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With the emerging research effort to integrate structured and unstructured knowledge, many approaches incorporate factual knowledge into pre-trained language models (PLMs) and apply the knowledge-enhanced PLMs on downstream NLP tasks. However, (1) they only consider \textit{static} factual knowledge, but knowledge graphs (KGs) also contain \textit{temporal facts} or \textit{events} indicating evolutionary relationships among entities at different timestamps. (2) PLMs cannot be directly applied to many KG tasks, such as temporal KG completion. In this paper, we focus on \textbf{e}nhancing temporal knowledge embeddings with \textbf{co}ntextualized \textbf{la}nguage representations (ECOLA). We align structured knowledge contained in temporal knowledge graphs with their textual descriptions extracted from news articles and propose a novel knowledge-text prediction task to inject the abundant information from descriptions into temporal knowledge embeddings. ECOLA jointly optimizes the knowledge-text prediction objective and the temporal knowledge embeddings, which can simultaneously take full advantage of textual and knowledge information. For training ECOLA, we introduce three temporal KG datasets with aligned textual descriptions. Experimental results on the temporal knowledge graph completion task show that ECOLA outperforms state-of-the-art temporal KG models by a large margin. The proposed datasets can serve as new temporal KG benchmarks and facilitate future research on structured and unstructured knowledge integration.
... Datasets. We use four public TKG datasets for evaluation: ICEWS14, ICEWS18 (Boschee et al., 2015), WIKI (Leblay and Chekol, 2018a), and YAGO (Mahdisoltani et al., 2015). Integrated Crisis Early Warning System (ICEWS) is an event dataset. ...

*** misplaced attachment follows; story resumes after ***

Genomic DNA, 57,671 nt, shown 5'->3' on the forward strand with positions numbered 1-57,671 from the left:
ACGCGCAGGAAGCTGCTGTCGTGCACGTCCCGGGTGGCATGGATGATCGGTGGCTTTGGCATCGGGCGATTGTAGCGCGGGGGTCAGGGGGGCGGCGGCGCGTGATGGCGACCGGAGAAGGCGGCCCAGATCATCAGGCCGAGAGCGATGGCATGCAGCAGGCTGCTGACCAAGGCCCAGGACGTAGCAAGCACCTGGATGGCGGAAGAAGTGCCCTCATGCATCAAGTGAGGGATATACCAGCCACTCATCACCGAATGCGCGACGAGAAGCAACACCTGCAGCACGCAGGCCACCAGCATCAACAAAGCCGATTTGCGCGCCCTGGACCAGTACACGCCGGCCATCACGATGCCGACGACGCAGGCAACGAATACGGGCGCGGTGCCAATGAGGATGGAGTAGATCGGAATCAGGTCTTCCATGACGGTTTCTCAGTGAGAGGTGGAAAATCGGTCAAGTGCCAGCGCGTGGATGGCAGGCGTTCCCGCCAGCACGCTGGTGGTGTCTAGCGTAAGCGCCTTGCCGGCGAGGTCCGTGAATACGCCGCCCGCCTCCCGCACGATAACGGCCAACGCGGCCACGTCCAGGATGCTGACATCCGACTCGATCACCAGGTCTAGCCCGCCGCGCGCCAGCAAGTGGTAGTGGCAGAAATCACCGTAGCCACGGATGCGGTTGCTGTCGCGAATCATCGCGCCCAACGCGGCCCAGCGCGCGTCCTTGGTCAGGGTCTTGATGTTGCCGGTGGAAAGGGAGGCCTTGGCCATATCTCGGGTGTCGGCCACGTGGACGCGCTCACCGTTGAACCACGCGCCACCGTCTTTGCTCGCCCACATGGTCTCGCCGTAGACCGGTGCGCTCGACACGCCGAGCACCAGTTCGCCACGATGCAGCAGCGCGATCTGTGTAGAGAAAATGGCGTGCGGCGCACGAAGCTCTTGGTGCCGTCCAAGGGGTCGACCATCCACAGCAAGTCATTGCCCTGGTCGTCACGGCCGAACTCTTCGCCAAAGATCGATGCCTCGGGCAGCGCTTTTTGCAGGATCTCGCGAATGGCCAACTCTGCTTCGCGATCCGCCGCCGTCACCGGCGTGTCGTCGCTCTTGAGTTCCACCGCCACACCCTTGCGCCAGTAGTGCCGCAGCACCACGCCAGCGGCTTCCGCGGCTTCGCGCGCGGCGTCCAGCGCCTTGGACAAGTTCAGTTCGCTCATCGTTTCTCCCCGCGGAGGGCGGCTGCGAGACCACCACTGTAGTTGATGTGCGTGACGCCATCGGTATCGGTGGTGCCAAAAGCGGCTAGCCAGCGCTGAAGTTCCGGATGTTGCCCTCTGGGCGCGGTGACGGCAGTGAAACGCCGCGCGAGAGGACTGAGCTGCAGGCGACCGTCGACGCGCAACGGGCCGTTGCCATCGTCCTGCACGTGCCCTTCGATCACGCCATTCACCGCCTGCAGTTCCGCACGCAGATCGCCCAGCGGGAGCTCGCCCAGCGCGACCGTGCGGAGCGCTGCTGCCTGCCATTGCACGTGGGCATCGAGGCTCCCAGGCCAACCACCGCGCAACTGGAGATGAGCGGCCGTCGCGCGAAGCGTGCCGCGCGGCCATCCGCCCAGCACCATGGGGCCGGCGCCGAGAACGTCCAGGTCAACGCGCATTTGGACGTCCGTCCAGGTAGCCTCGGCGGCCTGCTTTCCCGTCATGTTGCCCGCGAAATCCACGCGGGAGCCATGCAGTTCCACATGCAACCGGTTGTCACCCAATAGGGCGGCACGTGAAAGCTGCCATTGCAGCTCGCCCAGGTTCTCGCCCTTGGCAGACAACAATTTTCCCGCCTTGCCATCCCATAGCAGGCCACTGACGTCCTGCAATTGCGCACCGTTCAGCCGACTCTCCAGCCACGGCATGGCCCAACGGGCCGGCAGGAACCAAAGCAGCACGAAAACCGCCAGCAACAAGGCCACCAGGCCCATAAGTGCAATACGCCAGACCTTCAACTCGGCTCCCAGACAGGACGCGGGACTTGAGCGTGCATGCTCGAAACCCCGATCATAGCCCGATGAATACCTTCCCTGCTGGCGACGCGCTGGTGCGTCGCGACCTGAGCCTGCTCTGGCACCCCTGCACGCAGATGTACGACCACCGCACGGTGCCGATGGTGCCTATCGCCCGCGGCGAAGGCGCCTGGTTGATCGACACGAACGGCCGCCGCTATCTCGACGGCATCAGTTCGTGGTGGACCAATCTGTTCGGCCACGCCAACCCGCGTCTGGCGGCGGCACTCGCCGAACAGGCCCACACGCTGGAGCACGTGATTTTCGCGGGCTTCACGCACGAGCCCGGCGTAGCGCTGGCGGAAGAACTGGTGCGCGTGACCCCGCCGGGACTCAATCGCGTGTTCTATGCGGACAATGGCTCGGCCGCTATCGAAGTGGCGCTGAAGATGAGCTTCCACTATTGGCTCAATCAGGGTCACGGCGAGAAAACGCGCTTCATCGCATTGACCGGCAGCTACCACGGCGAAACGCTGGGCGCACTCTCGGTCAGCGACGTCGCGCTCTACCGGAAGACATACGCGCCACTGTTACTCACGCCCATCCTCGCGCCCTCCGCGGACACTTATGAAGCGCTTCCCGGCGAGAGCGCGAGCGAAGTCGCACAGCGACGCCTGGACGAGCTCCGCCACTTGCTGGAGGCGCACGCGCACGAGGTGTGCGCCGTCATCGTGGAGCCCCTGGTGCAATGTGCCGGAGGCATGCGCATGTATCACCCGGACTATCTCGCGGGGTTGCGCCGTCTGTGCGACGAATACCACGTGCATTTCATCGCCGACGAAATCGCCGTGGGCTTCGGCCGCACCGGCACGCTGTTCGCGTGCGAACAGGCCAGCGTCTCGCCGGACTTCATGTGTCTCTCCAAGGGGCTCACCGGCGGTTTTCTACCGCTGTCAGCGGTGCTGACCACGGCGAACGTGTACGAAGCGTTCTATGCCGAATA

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Temporal knowledge graph (TKG) reasoning is a crucial task that has gained increasing research interest in recent years. Most existing methods focus on reasoning at past timestamps to complete the missing facts, and there are only a few works of reasoning on known TKGs to forecast future facts. Compared with the completion task, the forecasting task is more difficult that faces two main challenges: (1) how to effectively model the time information to handle future timestamps? (2) how to make inductive inference to handle previously unseen entities that emerge over time? To address these challenges, we propose the first reinforcement learning method for forecasting. Specifically, the agent travels on historical knowledge graph snapshots to search for the answer. Our method defines a relative time encoding function to capture the timespan information, and we design a novel time-shaped reward based on Dirichlet distribution to guide the model learning. Furthermore, we propose a novel representation method for unseen entities to improve the inductive inference ability of the model. We evaluate our method for this link prediction task at future timestamps. Extensive experiments on four benchmark datasets demonstrate substantial performance improvement meanwhile with higher explainability, less calculation, and fewer parameters when compared with existing state-of-the-art methods.